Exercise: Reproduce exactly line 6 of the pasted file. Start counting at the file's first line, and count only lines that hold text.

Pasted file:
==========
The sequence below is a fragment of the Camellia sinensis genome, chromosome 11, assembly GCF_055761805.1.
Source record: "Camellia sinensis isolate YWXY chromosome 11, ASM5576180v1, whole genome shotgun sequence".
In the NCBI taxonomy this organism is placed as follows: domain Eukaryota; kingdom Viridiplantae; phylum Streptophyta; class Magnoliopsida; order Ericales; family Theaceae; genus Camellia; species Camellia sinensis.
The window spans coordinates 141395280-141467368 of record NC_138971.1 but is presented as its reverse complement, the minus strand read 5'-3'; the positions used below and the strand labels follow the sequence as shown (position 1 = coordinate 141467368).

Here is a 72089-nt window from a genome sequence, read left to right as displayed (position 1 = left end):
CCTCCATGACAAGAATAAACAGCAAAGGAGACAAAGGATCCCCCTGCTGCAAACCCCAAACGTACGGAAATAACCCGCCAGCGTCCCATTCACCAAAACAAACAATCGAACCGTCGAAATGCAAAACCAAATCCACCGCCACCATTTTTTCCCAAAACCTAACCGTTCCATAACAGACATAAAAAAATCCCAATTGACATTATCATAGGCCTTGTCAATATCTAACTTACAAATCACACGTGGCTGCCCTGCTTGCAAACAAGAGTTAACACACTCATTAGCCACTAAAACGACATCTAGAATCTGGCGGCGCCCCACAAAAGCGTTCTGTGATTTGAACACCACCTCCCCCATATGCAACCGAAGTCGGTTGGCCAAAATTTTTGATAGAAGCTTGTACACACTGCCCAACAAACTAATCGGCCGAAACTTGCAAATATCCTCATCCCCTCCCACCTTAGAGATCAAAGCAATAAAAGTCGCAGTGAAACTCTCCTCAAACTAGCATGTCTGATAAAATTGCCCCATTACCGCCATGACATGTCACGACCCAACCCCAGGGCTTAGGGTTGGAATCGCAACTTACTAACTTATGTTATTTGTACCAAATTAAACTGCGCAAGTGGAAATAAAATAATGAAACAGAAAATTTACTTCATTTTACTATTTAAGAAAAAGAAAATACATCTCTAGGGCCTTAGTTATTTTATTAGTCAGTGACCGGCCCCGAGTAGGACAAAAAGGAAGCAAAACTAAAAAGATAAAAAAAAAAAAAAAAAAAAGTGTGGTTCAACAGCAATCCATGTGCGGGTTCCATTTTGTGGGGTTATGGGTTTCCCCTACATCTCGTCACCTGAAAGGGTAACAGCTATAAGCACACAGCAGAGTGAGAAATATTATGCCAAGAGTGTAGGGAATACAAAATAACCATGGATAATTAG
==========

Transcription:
CCTCCATGACAAGAATAAACAGCAAAGGAGACAAAGGATCCCCCTGCTGCAAACCCCAAACGTACGGAAATAACCCGCCAGCGTCCCATTCACCAAAACAAACAATCGAACCGTCGAAATGCAAAACCAAATCCACCGCCACCATTTTTTCCCAAAACCTAACCGTTCCATAACAGACATAAAAAAATCCCAATTGACATTATCATAGGCCTTGTCAATATCTAACTTACAAATCACACGTGGCTGCCCTGCTTGCAAACAAGAGTTAACACACTCATTAGCCACTAAAACGACATCTAGAATCTGGCGGCGCCCCACAAAAGCGTTCTGTGATTTGAACACCACCTCCCCCATATGCAACCGAAGTCGGTTGGCCAAAATTTTTGATAGAAGCTTGTACACACTGCCCAACAAACTAATCGGCCGAAACTTGCAAATATCCTCATCCCCTCCCACCTTAGAGATCAAAGCAATAAAAGTCGCAGTGAAACTCTCCTCAAACTAGCATGTCTGATAAAATTGCCCCATTACCGCCATGACATGTCACGACCCAACCCCAGGGCTTAGGGTTGGAATCGCAACTTACTAACTTATGTTATTTGTACCAAATTAAACTGCGCAAGTGGAAATAAAATAATGAAACAGAAAATTTACTTCATTTTACTATTTAAGAAAAAGAAAATACATCTCTAGGGCCTTAGTTATTTTATTAGTCAGTGACCGGCCCCGAGTAGGACAAAAAGGAAGCAAAACTAAAAAGATAAAAAAAAAAAAAAAAAAAAGTGTGGTTCAACAGCAATCCATGTGCGGGTTCCATTTTGTGGGGTTATGGGTTTCCCCTACATCTCGTCACCTGAAAGGGTAACAGCTATAAGCACACAGCAGAGTGAGAAATATTATGCCAAGAGTGTAGGGAATACAAAATAACCATGGATAATTAG